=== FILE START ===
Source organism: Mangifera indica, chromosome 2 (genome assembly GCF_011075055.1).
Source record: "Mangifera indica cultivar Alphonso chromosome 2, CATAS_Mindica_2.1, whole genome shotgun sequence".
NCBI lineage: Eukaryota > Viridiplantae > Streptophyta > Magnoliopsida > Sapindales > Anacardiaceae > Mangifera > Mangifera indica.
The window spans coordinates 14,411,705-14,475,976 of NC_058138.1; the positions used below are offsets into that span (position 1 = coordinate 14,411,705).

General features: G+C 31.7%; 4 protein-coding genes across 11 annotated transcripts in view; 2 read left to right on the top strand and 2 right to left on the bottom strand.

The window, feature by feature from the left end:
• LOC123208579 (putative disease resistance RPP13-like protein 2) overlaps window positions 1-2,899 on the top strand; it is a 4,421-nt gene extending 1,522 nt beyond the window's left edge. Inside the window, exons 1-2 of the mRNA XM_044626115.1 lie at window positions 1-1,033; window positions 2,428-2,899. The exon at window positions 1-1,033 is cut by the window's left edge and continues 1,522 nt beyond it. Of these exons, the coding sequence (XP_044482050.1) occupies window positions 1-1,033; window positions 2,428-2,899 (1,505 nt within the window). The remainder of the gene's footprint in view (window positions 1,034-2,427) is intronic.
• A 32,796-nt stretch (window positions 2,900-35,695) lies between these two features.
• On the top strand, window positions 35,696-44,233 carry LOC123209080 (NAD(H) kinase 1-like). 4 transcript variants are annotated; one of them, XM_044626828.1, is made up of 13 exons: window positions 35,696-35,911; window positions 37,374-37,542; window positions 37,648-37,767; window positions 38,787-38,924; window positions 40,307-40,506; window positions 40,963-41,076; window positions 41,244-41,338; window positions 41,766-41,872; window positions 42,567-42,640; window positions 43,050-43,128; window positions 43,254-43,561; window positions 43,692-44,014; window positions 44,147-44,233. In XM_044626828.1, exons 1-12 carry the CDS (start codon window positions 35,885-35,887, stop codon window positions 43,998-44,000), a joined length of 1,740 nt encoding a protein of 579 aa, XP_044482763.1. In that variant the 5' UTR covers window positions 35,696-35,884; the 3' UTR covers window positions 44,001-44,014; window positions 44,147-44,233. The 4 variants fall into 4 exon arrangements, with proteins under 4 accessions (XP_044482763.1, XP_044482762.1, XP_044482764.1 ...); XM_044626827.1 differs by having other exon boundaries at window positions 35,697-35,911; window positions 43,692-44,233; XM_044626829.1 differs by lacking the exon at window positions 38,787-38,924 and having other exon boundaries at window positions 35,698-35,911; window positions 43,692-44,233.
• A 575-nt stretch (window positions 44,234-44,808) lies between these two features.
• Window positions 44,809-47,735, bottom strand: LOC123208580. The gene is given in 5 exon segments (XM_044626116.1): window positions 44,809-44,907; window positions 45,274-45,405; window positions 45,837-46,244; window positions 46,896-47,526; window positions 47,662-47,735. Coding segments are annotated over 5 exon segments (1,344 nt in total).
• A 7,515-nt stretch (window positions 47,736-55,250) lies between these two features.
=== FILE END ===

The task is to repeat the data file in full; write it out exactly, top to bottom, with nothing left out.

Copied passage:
Source organism: Mangifera indica, chromosome 2 (genome assembly GCF_011075055.1).
Source record: "Mangifera indica cultivar Alphonso chromosome 2, CATAS_Mindica_2.1, whole genome shotgun sequence".
NCBI lineage: Eukaryota > Viridiplantae > Streptophyta > Magnoliopsida > Sapindales > Anacardiaceae > Mangifera > Mangifera indica.
The window spans coordinates 14,411,705-14,475,976 of NC_058138.1; the positions used below are offsets into that span (position 1 = coordinate 14,411,705).

General features: G+C 31.7%; 4 protein-coding genes across 11 annotated transcripts in view; 2 read left to right on the top strand and 2 right to left on the bottom strand.

The window, feature by feature from the left end:
• LOC123208579 (putative disease resistance RPP13-like protein 2) overlaps window positions 1-2,899 on the top strand; it is a 4,421-nt gene extending 1,522 nt beyond the window's left edge. Inside the window, exons 1-2 of the mRNA XM_044626115.1 lie at window positions 1-1,033; window positions 2,428-2,899. The exon at window positions 1-1,033 is cut by the window's left edge and continues 1,522 nt beyond it. Of these exons, the coding sequence (XP_044482050.1) occupies window positions 1-1,033; window positions 2,428-2,899 (1,505 nt within the window). The remainder of the gene's footprint in view (window positions 1,034-2,427) is intronic.
• A 32,796-nt stretch (window positions 2,900-35,695) lies between these two features.
• On the top strand, window positions 35,696-44,233 carry LOC123209080 (NAD(H) kinase 1-like). 4 transcript variants are annotated; one of them, XM_044626828.1, is made up of 13 exons: window positions 35,696-35,911; window positions 37,374-37,542; window positions 37,648-37,767; window positions 38,787-38,924; window positions 40,307-40,506; window positions 40,963-41,076; window positions 41,244-41,338; window positions 41,766-41,872; window positions 42,567-42,640; window positions 43,050-43,128; window positions 43,254-43,561; window positions 43,692-44,014; window positions 44,147-44,233. In XM_044626828.1, exons 1-12 carry the CDS (start codon window positions 35,885-35,887, stop codon window positions 43,998-44,000), a joined length of 1,740 nt encoding a protein of 579 aa, XP_044482763.1. In that variant the 5' UTR covers window positions 35,696-35,884; the 3' UTR covers window positions 44,001-44,014; window positions 44,147-44,233. The 4 variants fall into 4 exon arrangements, with proteins under 4 accessions (XP_044482763.1, XP_044482762.1, XP_044482764.1 ...); XM_044626827.1 differs by having other exon boundaries at window positions 35,697-35,911; window positions 43,692-44,233; XM_044626829.1 differs by lacking the exon at window positions 38,787-38,924 and having other exon boundaries at window positions 35,698-35,911; window positions 43,692-44,233.
• A 575-nt stretch (window positions 44,234-44,808) lies between these two features.
• Window positions 44,809-47,735, bottom strand: LOC123208580. The gene is given in 5 exon segments (XM_044626116.1): window positions 44,809-44,907; window positions 45,274-45,405; window positions 45,837-46,244; window positions 46,896-47,526; window positions 47,662-47,735. Coding segments are annotated over 5 exon segments (1,344 nt in total).
• A 7,515-nt stretch (window positions 47,736-55,250) lies between these two features.